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Scientists discover amazing similarities between baby brains and artificial intelligence

Recent research shows that babies use their time of helplessness to develop cognitive models, similar to the early training of artificial intelligence (AI), challenging old theories about the immaturity of the infant brain and may even lead to advances in AI technology

Recent research shows that babies use their time of helplessness to develop cognitive models, similar to the early training of artificial intelligence (AI), challenging old theories about the immaturity of the infant brain and may even lead to advances in AI technology.

The modern data on the brain do not support the classical explanation for the helplessness of babies. New research suggests that baby brains are not as immature as previously thought; Instead, they use the postnatal period of helplessness to develop basic models similar to those that drive generative AI.

The study, led by a neuroscientist from Trinity College Dublin and just published in the journal Trends in Cognitive Sciences, finds for the first time that the classic explanation for infant helplessness is not supported by modern brain data.

Compared to many animals, humans are helpless for a long time after birth. Many animals, such as horses and chickens, can walk the day they are born. This prolonged period of helplessness puts human infants at risk and places a heavy burden on parents, but surprisingly, it has survived the evolutionary pressure.

Insights from cross-gender research

"Since the 1960s, scientists have thought that the helplessness exhibited by human infants is due to the limitations of birth. It was assumed that in order for babies with big heads to be born, they had to be born early, causing their brains to be immature and a period of helplessness lasting up to one year. We wanted to understand why human babies are helpless for such a long period of time," explains Prof. Rhodri Cusack, professor of cognitive neuroscience and lead author of the article.

The research team included Prof. Cusack, who measures the development of the brain and consciousness of the babies through neurological imaging; Prof. Christine Cherbet from Auburn University, USA, who compares brain development between species; and Dr. Marc'Aurelio Ranzato, senior AI researcher at DeepMind.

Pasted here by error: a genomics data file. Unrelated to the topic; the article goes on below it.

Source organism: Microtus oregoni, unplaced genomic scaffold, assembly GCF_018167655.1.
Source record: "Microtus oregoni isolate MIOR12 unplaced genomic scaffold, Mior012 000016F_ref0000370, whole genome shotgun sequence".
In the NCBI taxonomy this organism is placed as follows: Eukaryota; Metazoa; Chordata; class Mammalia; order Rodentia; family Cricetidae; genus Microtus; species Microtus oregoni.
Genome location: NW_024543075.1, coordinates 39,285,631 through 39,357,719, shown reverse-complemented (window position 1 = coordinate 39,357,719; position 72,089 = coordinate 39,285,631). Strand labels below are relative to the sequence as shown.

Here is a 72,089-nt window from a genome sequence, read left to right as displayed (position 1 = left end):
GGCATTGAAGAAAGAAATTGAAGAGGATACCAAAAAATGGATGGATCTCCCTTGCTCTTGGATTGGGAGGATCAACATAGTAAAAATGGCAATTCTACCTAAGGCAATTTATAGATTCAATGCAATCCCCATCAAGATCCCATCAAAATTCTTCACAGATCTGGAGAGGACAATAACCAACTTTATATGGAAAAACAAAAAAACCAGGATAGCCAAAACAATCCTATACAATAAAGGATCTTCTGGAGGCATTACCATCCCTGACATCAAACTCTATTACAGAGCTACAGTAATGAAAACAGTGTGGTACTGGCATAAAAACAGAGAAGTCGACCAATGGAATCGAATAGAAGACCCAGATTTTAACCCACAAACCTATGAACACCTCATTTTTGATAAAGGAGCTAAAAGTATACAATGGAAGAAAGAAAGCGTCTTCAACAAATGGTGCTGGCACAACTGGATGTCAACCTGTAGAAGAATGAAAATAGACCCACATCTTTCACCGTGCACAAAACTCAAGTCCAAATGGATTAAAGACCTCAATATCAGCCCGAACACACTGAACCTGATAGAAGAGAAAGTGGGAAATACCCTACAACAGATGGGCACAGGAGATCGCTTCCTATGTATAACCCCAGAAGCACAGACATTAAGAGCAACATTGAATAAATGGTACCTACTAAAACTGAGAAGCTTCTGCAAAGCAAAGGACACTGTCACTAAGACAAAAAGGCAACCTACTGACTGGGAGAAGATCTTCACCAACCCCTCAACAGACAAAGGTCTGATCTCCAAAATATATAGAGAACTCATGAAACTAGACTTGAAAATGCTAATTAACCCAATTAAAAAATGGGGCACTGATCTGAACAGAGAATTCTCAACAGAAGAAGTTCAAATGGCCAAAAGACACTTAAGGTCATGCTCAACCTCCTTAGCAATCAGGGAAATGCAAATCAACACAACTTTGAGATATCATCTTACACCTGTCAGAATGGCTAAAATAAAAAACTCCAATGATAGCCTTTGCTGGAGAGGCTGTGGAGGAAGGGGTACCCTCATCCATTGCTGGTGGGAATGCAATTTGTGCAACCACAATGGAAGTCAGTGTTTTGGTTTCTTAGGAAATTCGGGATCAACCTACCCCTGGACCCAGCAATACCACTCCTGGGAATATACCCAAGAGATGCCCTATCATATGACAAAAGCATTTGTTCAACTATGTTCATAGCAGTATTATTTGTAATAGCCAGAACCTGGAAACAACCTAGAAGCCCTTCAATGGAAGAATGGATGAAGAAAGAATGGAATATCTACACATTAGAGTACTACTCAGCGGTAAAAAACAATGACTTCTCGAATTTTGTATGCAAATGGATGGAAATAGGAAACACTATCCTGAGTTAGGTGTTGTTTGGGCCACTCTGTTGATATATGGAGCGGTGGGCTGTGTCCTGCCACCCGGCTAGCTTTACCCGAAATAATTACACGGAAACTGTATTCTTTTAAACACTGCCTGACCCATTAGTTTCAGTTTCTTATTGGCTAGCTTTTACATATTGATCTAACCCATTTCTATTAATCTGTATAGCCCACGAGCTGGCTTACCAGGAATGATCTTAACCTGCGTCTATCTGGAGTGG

"Our study compared brain development between animal species. It drew from a long-standing project, Translating Time, which links age-matched species across species to determine that the brains of humans are more mature than those of many other species at birth," says Prof. Cherbet.

The researchers used brain imaging and found that many systems in the human infant's brain are already functioning and processing the rich streams of information from the senses. This contradicts the long-held belief that many brain systems in infants are functionally immature.

Comparison to learning in AI models

The team compared human learning to state-of-the-art machine learning models, in which deep neural networks benefit from a powerless period of prior training.

In the past, AI models were trained directly on tasks for which they were required, for example an autonomous car was trained to recognize what it sees on the road. But today, models are first used to identify patterns in vast amounts of data, without performing any task of importance. The resulting basic model is then used to learn specific tasks. This has been found to lead to faster learning of new tasks and better performance.

Implications for future development of AI

"We propose that human infants similarly use their period of helplessness for early training, and the learning of strong foundational models, which go on to support later-life cognition with high performance and rapid generalization. This is very similar to the powerful learning models that have led to major breakthroughs in generative AI in recent years, such as OpenAI's ChatGPT or Google's Gemini," explains Prof. Cusack.

The researchers say that future research into how babies learn may well inspire the next generation of AI models.

“Although there have been major breakthroughs in AI, basic models consume enormous amounts of energy and require much more data than babies. Understanding how babies learn could inspire the next generation of AI models. The next steps in the research will be to directly compare the learning in brains and AI", he concluded.

for the scientific article

The study was supported by the European Research Council.

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